by Rev. A. Brian Flamme
How would Luther watch and read the news? Of course that begs another couple of questions, would the news matter to Luther and should it matter to the theological heirs of the Reformation? Ask yourself. Should it matter to the Christian that human embryos are being tested and discarded? Is it worth filtering through barrage of election cycle noise while being mindful of the Scriptures? Is it appropriate to let your religious convictions play a role in your perceptions of public life?
Wrestling with these questions is important because it resists the temptation to compartmentalize the human experience into sacred and secular spheres that have nothing to do with one another. Though it might be tempting to interpret Luther’s theology of the Two Kingdoms this way, realize that both the kingdoms stand under the authority of God’s Word. The Kingdom of the Left, the world, stands under the Law while the Kingdom of the Right, the church, has the righteousness of Christ that’s apprehended by faith, the Gospel.
Either way, God says something to both the world and church. “For this reason one must carefully distinguish between these two governments. Both must be permitted to remain; the one to produce righteousness, the other to bring about external peace and prevent evil deeds. Neither one is sufficient without the other.”
The fact that God speaks with clarity concerning sin and righteousness through the Scriptures has been rejected by today’s world. Its evidence has been deemed inadmissible in the court of public opinion. You know that it’s safer to keep your religious convictions out of sight as family and civil life are being radically redefined. As the sexual and ethical revolutions pick up steam, the world demands that the previous distinction between church and state must become an insurmountable wall of separation. The Scriptures, through the church, is no longer allowed to have a voice over against the wider world. In other words, the church’s voice has been relegated to the confines of an individual’s heart. The point is for the church to keep quiet. As a result, the expectation for you, as a member of the church, is to keep silent so you don’t have to risk losing friends or your job.
But being a Christian means more than having a private spiritual life. It’s a faith that finds expression in love toward God and love toward your neighbor (Matt. 22:37-39). Jesus doesn’t give us the option of despising the world, because it’s there that you find your neighbor. Wouldn’t it be easier if your neighbors were just the members of your church? Of course. Then you might be justified to just focus on a community with which you have the solidarity of shared convictions. But Jesus teaches the opposite (Luke 10:25-37)! It turns out that when God speaks, especially to his saints in the Divine Service, his Word pertains to every expanse and corner of human life.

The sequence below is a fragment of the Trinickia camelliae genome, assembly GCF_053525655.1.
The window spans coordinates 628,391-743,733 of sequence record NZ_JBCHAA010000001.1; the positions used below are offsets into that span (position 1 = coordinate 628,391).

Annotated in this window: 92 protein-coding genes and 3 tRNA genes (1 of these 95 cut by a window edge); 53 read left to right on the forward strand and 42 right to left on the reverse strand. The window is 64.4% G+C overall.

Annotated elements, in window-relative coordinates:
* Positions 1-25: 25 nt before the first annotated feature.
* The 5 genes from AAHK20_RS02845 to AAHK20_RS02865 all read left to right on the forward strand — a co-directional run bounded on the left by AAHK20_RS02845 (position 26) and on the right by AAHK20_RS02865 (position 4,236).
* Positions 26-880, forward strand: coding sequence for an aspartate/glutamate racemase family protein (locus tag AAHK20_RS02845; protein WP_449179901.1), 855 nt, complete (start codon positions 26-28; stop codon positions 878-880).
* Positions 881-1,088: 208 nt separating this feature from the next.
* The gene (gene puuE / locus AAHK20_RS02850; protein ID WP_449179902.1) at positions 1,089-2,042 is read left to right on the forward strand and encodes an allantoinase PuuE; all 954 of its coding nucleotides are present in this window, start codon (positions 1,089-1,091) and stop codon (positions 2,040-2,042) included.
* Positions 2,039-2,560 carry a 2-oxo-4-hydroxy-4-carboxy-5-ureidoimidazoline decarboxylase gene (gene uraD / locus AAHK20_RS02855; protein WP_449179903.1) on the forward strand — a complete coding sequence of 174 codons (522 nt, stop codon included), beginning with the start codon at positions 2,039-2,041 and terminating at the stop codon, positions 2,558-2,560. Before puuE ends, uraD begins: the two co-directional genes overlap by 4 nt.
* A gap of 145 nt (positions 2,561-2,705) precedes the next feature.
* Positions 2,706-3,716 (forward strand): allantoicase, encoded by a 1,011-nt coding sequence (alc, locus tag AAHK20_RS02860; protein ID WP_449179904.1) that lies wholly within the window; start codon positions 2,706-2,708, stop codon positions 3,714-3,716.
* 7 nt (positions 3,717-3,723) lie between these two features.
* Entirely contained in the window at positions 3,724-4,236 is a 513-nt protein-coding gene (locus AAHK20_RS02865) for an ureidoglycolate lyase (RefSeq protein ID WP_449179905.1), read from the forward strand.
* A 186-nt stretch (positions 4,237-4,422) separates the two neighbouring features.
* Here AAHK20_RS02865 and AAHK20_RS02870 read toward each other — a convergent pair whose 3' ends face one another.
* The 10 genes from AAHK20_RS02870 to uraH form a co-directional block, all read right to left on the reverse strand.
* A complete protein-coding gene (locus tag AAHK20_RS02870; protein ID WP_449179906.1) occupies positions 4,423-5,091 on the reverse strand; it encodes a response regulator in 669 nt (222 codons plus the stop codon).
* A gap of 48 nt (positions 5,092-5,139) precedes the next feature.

As theological heirs of the Reformation, we have the treasure of Luther’s Catechisms which triangulate Christian life in the world on the basis of the Ten Commandments. Very practically Luther tells the Christian, “Consider your place in life according to the Ten Commandments.” Through these commandments God establishes his name, kingdom and Word (1st Table of the Law). These are the boundaries of the Holy Christian Church. He then shows us the great gift of temporal authorities, bodily life, marriage, property, reputation, and contentedness (2nd Table of the Law). Everything you need to know about vocation, where God has called and placed you in this life, is right here. This is how you know what love toward your neighbor in the world should look like.
Luther writes in the Preface to the Large Catechism, “This much is certain: those who know the Ten Commandments perfectly know the entire Scriptures and in all affairs and circumstances are able to counsel, help, comfort, judge, and make decisions in both spiritual and temporal matters. They are qualified to be a judge over all doctrines, walks of life, spirits, legal matters, and everything else in the world.”
This is great for figuring out your individual place in life, but what happens when you want a bird’s eye view of what’s going on? How did Luther look at events in the world with regard God’s Word? (See we’re finally getting back to how Luther might watch the news!) This is when Luther would examine actors on the world stage in view of the three estates; the family, state, and church. Though it sounds similar to Luther’s earlier articulation of the Two Kingdoms, the subtle differences might help to sharpen a Christian critique of the attacks against God’s ordering of the world.
Consider this example. As the Turkish armies advanced upon Europe’s eastern frontiers, Luther was persuaded to write about the danger of the Turk’s religion, Islam, in 1528 in his tract On War Against the Turk. According to Luther’s analysis, Islam attacked the church with false doctrine, the state with sanctioned murder, and the family through polygamy. Islam is especially dangerous in that it attacks not just one estate, but all three which are necessary for a God-pleasing life.
Luther explains, “Lies destroy the spiritual estate; murder, the temporal; disregard of marriage, the estate of matrimony. Now if you take out of the world veram religionem, veram politiam, veram oeconomiam, that is, true spiritual life, true temporal government, and true home life, what is left in the world but flesh, world, and devil?”
Near the end of his life in On the Councils and the Church, Luther positively articulates the estates in this way: “The First government is that of the home, from which the people come; the second is that of the city, meaning the country, the people, princes, and lords, which we call the secular government. These embrace everything – children, property, money, animals, etc. The home must produce, whereas the city must guard, protect, and defend. Then follows the third, God’s own home and city, that is, the church, which must obtain people from the home and protection and defense from the city.”